Born in Philadelphia, Pennsylvania, on October 9, 1930, Turner turned professional in 1950, and became a sensation from the start. The fans loved Turner’s high energy fighting. His fists would blaze away, as if he were trying to punch his way through a wall. He appeared to be tireless and impervious to his opponent’s punches. Like most ’sluggers’ of his era, Turner knew how to box and had a useful jab, but he was a fighter who seemed to love going to war and the fans quickly loved him for it. Turner was making a charge up the welterweight rankings, and for such a young professional, he was matched tough. It seemed to make no difference, as he collected victory after victory in exciting fashion. By the middle of 1951, having been professional for barely a year, Turner was already a rated contender at welterweight, with wins over former lightweight world champions Beau Jack, Ike Williams, and top contenders Charley Fusari and Vic Cardell. 

By the beginning of 1952 Turner was 27-0, and hankering after a shot at the World welterweight championship that was held by “The Cuban Hawk” Kid Gavilan. In hindsight, it seems audacious to say the least, that Turner’s management could feel that their boy was ready to take on the formidable and battle-hardened Gavilan, with his record of 82-12-4, after barely two years as professional and just 27 contests. Yet, this is what they did after Turner had posted 4 more wins in early 1952 to bring his record up to 31-0. On July 7, 1952, Turner was given his shot at the Hawk.

The fight itself was eagerly anticipated. The champion was persuaded to defend his crown at Philadelphia’s Municipal Stadium; in other words, in the challenger Turner’s own backyard. A crowd of more than 39,000 created a record gate of 269,667 dollars, making the contest the richest ever for the World welterweight title up to that time.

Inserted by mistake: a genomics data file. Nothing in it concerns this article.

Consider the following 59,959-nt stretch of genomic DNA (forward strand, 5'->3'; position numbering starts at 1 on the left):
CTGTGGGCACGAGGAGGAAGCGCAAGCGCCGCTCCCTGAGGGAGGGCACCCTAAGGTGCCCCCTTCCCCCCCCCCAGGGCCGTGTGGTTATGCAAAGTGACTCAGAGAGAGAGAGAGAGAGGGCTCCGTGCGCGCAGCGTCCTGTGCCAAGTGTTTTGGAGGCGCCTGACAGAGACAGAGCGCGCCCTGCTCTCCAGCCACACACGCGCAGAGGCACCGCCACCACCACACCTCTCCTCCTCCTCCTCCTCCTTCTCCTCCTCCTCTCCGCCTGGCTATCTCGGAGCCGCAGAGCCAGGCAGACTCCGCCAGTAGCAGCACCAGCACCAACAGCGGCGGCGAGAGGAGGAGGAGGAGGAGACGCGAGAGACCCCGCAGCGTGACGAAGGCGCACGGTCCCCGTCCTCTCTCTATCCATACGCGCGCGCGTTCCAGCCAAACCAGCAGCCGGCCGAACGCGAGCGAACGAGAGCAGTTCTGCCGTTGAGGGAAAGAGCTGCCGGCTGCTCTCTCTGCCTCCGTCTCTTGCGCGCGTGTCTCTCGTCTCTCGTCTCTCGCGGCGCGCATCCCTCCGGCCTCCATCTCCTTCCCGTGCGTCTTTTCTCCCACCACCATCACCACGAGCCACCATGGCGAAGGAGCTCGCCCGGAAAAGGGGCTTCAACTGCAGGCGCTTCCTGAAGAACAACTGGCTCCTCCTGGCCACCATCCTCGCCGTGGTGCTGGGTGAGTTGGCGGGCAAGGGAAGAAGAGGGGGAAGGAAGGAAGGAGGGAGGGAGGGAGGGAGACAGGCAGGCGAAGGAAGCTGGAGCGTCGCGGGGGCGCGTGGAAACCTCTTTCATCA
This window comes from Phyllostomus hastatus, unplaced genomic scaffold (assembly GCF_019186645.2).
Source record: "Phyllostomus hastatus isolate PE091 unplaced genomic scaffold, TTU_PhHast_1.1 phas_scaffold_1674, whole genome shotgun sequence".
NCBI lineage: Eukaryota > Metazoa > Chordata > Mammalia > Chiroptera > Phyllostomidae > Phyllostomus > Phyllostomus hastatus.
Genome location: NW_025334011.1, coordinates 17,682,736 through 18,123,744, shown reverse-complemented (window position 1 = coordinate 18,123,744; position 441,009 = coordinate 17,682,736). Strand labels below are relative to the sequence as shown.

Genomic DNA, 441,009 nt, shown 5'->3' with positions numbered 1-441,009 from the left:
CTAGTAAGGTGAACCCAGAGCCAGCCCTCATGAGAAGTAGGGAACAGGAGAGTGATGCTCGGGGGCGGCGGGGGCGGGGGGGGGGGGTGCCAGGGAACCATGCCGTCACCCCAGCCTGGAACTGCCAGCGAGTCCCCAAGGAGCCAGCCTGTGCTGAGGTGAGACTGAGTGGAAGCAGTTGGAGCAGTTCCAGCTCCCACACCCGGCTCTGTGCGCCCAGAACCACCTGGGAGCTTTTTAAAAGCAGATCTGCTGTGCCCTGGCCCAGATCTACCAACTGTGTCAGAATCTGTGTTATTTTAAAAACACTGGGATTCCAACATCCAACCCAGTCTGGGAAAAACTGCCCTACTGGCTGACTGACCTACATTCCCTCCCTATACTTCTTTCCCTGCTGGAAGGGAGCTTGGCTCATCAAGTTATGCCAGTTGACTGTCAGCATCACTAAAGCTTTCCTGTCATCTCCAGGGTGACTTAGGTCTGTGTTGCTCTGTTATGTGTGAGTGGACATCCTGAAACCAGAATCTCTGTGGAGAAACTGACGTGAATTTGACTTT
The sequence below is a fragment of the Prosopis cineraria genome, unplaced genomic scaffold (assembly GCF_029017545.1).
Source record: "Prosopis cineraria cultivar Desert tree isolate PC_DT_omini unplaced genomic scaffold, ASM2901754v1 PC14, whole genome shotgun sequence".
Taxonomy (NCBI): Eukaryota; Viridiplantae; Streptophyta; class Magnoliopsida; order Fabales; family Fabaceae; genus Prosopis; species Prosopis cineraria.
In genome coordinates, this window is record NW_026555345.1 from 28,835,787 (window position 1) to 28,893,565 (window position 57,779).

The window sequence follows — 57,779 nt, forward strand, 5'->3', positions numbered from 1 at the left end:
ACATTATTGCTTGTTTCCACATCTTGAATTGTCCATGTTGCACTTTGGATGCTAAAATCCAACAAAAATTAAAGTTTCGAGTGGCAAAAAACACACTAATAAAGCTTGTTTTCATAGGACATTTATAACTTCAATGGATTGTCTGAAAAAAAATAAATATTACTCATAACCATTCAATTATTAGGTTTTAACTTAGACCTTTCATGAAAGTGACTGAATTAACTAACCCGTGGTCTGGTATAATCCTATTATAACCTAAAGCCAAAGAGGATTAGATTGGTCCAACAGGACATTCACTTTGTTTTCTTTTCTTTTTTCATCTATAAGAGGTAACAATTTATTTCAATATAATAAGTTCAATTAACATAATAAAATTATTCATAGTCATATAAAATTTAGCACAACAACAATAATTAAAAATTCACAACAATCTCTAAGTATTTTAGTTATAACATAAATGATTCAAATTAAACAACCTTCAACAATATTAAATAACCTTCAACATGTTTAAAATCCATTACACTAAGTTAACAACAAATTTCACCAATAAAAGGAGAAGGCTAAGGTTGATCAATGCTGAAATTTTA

In regards to action and excitement, the fight did not disappoint, although the majority of the fans there that night, most of whom had come to cheer on their home town fighter Turner, were destined to be deflated by the contest’s conclusion.

In what has become one of the more overlooked classics of the ring, challenger and champion blazed away at each other for 11 rounds until someone finally broke.  Turner went after the champion for most of the fight, showing a good jab, and then firing away with both hands, at the body, the head, anywhere he could land. Gavilan seemed content to counter with fiery combinations of his own. After 10 rounds, both men were about even on the judge’s scorecards, but Gavilan, had been waiting, biding his time, keeping his attacks measured, while his challenger was going for broke every round.  While Turner had been past 10 rounds just once so far in his career (and then only into the 11th round) Gavilan was an expert in going the distance and out- lasting his opponents in grueling fights. Although Gavilan was only 4 years older than Turner was, he had seven years ring experience over him, and at 26 years old, was in his prime. Perhaps most crucially for Turner, who was used top knocking most of his opponents out, Gavilan had one of the best chins in all of boxing, and would end his career having never been stopped or knocked out.